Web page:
Later this week, Sandy and I will travel to Seattle to see our baby girl graduate with a Master Degree in counseling!

Thursday, June 16, 2016

Here, Then Gone...

Unusual for this time of year, a cell of dark ominous clouds have blown in from the northwest. At their outer edges, and in complete contrast, are clear blue skies squished away by their invasion. Angry roars of thunder echo through the woods, and tree branches swirl in frantic swooshes. Wrinkled and pocked by lines of wind driven raindrops, the smooth complexion of the pond's face has disappeared.

Then, just like that, the dark clouds move on, and a blended array of soft grays and pinks and yellows, streaked with an occasional slash of lightning, are all that is left.   

Wednesday, June 8, 2016

Reasoned, Explained, Proved, Persuaded.

And Paul went in, as was his custom, and three Sabbath days he reasoned with them from the Scriptures, explaining and proving that it was necessary for the Christ to suffer and to rise from the dead...and some of them were persuaded" ~ Acts 17: 2-4

Paul knew his audience held deeply ingrained beliefs. Entering a skeptical environment was customary for Paul. The Apostle was not naive, and was aware of the reception that often awaited. The message that Jesus lived, died, and rose again to redeem a lost world was hardly popular. Yet, undeterred, Paul patiently engaged listeners on their home-court for three Sabbaths. He reasoned, explained, and proved the necessity of Christ's sacrifice on the cross and his resurrection to atone for mankind's sin.

Were we to unpack the entire passage, we would see Paul's ability to communicate with hostile audiences. Valuable lessons can be learned. Without sugar coating the Good News, Paul modeled spiritual graciousness and maturity. The account in Acts 17 provides a crystal clear message--Overcoming objections to the Truth requires using reason, and explaining the Truth.

Today's Christ-follower live among cultures that hold deeply ingrained beliefs. Many of those beliefs are opposed to--dare I say it--the most basic Christian doctrines. Isn't there something holy and admirable about remaining conversationally engaged with those holding differing beliefs? Isn't there something spiritually courageous about navigating skeptical and hostile audiences with grace? Are those not indicators of a big step toward spiritual maturity, not a lack of it?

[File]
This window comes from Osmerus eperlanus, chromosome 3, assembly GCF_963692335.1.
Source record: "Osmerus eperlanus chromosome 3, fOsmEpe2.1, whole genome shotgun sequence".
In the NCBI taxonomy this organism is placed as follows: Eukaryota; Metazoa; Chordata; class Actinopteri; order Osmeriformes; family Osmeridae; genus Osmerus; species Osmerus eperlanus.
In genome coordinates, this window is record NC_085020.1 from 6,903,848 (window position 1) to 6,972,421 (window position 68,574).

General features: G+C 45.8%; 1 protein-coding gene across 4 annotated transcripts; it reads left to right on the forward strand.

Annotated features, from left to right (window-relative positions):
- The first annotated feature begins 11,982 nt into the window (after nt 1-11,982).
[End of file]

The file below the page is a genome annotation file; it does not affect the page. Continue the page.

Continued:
Rather than being bombastic, Paul chose patience,  reason, and explanation. Doing so, Paul brought his listeners to a proof they could not reasonably un-explain.

And some of them were persuaded.    

Monday, June 6, 2016

Green light!

Last July I took a nasty spill off my bicycle resulting in a full, right hip replacement. Four more surgeries required to re-route the ulnar nerve in my right arm and release pressure on the ulnar on my left arm. Carpal tunnel repair in both hands was also needed. To date, I haven't yet recovered feeling in four of my fingers--two on each hand--nor the edges of my palms and inside of my arms up to my elbows. My new hip healed in near record time--there have been no residual issue whatsoever!

Green Light...

I received the results back from a bone density scan, and I am good to go! Today, I begin the journey back to the full-body strength routine I have followed for nearly all of my adult years! High intensity--but low impact--cardio also begins today!

I'm sending out thanks to those who prayed for my recovery and checked in on my well-being. It's truly appreciated.

God wires us all with certain proclivities, and mine is the great joy of bringing my body, as well as my spirit into the condition I believe God intended. Physical activity has always been important in maintaining a balance between the physical and spiritual. 

Thursday, June 2, 2016

Despondent Responder

He [Jesus] said to them, which one of you who has a sheep, if it falls into a pit on the Sabbath, will not take hold of it and lift it out. ~ Matthew 12:11

Sunday eventually took the place of the Sabbath (Saturday) as the day of corporate worship for Christ-followers. During Christ's incarnation it was not so, and as was his custom Jesus was in a synagogue every Sabbath. But the synagogue was only a part of his spiritual worship, so he never let it stop him from doing the physical work his Father had assigned. This made religionists furious.